“Right now we are very much beginners” said the Master

Midway through his ‘River of Memory’ (2021), Lama Jampa relates an observation made while attending a conference of western dharma teachers in Germany in 1995:

What was particularly noticeable about this meeting, and other similar ones that I’ve attended over the years, is just how detached from the ongoing traditions of Asian dharma many of the participants seem to be. Rather than view themselves as apprentices within a particular tradition, whose authority to teach is entirely dependent on their own masters, clearly they regard themselves as self-sufficient authorities. What is more, they intend to bring about a ‘Buddhist Reformation’ in line with their predictable cultural predilections.

Lama Jampa, since taking refuge at the age of 20 with Karma Thinley Rinpoche, has always firmly eschewed any such intention. Within an account that is at once straightforward, ornamented with gems of wisdom and lightened at times with humour, Lama Jampa tells of an extraordinary progression: youthful inquiry; recognising of truth sought; total commitment to dharma practice; soon followed by apprenticeship to some of the greatest Tibetan masters of the twentieth century. All leading to commitments to teach in many countries of the world, East and West. So the work can be read as a chronicle ‘from apprentice to master’; one that has followed a blueprint, tried and tested through the centuries, first in India, then Tibet. The fact that Lama Jampa Thaye was born as David Stott in Lancashire in 1952 does imbue this particular story with a historical as well as a spiritual significance – inspirational as it is to Westerners – as dharma spreads across a newly ‘globalised’ world. 

Later in the same chapter of his book, Lama Jampa makes another observation; this time with respect to people drawn towards the Buddhism here in the West.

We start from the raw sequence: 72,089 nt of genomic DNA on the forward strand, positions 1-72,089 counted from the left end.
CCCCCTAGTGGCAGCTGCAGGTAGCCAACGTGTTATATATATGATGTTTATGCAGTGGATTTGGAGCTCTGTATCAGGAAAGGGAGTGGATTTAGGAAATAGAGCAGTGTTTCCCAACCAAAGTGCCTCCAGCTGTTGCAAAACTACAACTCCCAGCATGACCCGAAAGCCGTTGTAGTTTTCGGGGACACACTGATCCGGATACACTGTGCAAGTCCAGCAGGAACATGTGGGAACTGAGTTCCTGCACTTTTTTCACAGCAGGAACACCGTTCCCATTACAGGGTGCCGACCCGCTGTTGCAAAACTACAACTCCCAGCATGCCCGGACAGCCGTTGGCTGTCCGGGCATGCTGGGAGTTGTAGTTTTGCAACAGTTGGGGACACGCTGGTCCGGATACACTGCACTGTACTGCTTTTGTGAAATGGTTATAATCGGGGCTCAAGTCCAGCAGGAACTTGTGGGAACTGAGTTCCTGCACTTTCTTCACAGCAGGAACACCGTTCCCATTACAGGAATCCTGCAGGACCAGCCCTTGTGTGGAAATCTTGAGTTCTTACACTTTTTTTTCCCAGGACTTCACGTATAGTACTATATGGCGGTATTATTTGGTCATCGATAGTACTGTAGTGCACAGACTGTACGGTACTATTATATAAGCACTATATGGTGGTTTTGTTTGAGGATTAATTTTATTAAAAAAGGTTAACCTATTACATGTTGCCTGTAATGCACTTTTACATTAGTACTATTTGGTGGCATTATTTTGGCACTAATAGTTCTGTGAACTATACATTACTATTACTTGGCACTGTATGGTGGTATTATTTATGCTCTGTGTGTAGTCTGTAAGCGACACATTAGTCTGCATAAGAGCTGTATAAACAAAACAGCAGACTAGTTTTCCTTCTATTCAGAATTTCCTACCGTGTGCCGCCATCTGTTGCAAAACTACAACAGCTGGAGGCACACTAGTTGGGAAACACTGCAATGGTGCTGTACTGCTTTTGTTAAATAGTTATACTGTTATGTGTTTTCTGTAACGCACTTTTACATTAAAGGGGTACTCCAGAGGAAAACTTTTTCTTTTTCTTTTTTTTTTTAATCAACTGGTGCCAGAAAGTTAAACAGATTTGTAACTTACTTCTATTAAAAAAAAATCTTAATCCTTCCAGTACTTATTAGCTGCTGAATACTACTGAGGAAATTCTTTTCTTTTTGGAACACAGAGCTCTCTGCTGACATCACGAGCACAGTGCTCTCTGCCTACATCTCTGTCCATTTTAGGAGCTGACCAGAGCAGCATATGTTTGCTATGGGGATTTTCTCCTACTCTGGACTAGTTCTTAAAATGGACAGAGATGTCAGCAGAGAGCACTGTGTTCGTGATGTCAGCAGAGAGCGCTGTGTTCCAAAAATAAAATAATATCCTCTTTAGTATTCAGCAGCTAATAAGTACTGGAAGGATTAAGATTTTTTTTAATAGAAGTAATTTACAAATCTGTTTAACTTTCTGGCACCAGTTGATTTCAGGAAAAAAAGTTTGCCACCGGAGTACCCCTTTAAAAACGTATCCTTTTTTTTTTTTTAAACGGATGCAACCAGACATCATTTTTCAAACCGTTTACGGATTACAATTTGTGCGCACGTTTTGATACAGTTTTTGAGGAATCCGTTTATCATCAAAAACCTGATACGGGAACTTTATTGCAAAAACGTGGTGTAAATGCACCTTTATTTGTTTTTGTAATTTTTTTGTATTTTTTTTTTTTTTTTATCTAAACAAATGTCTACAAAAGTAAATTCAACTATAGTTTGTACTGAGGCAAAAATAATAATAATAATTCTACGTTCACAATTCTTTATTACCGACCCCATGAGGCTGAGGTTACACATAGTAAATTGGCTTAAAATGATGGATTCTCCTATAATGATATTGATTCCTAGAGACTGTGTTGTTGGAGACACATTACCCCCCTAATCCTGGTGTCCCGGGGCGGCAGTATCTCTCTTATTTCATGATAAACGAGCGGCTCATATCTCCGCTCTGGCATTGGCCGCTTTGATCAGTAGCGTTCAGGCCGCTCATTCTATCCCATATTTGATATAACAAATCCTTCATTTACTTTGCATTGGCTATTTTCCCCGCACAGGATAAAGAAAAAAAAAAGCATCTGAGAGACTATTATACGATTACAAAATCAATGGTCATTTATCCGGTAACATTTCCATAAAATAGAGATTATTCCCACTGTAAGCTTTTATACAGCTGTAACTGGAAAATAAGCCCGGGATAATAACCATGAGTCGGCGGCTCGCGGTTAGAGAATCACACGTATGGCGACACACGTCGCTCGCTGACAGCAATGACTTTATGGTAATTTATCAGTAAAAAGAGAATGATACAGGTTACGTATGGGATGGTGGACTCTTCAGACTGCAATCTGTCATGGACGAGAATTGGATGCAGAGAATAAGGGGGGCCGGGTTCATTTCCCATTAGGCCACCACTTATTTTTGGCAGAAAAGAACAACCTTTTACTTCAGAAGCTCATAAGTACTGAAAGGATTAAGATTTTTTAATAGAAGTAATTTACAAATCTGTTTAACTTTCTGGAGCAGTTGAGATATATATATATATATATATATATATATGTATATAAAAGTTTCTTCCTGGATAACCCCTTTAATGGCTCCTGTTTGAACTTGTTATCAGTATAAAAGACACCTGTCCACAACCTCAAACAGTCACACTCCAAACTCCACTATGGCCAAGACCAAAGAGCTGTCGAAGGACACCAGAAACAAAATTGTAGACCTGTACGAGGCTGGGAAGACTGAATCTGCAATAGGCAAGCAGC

He notes that ‘outside this circle of serious practice there were also many other people who attended our classes. Some … stayed longer, and some gained real contemplative experience, thus demonstrating that the Vajrayana works in the West.

He goes on to say that ‘distinct levels of engagement seem typical of all dharma communities in the West’ before making the point that ‘it is certain that to progress along the Vajrayana path one must be properly educated in vows and pledges intrinsic to the tantric teachings.’

This is why Lama Jampa has continued, over the years, to teach texts on the particular vows and pledges along the path, starting from refuge, through the bodhisattva vow, to the pledges relating to different levels of tantra. He has always taken care to explain exactly when and how those pledges apply and, just as importantly, when they do not apply.

It was just such a teaching from a text by Sakya Pandita that the Lama gave recently in London. The text concerned takes the form of a letter composed by this outstanding figure of 13th century Tibet. His letter covers the essential points of his longer detailed text, ‘Discriminating the Three Vows’. Those vows are, firstly, the Pratimoksa vow of individual liberation concerned with restraint from harmful behaviour; secondly, the bodhisattva vow that embodies the Mahayana motivation of aspiring to enlightenment for the benefit of all beings; thirdly, the vows relating to Vajrayana commitment and practice. In both the extensive work and this shorter letter, Sakya Pandita draws attention to erroneous understandings that can occur at each stage of the path, and shows how these errors can be corrected. 

The following is how Lama Jampa introduced that morning of teachings which was to become quite technical.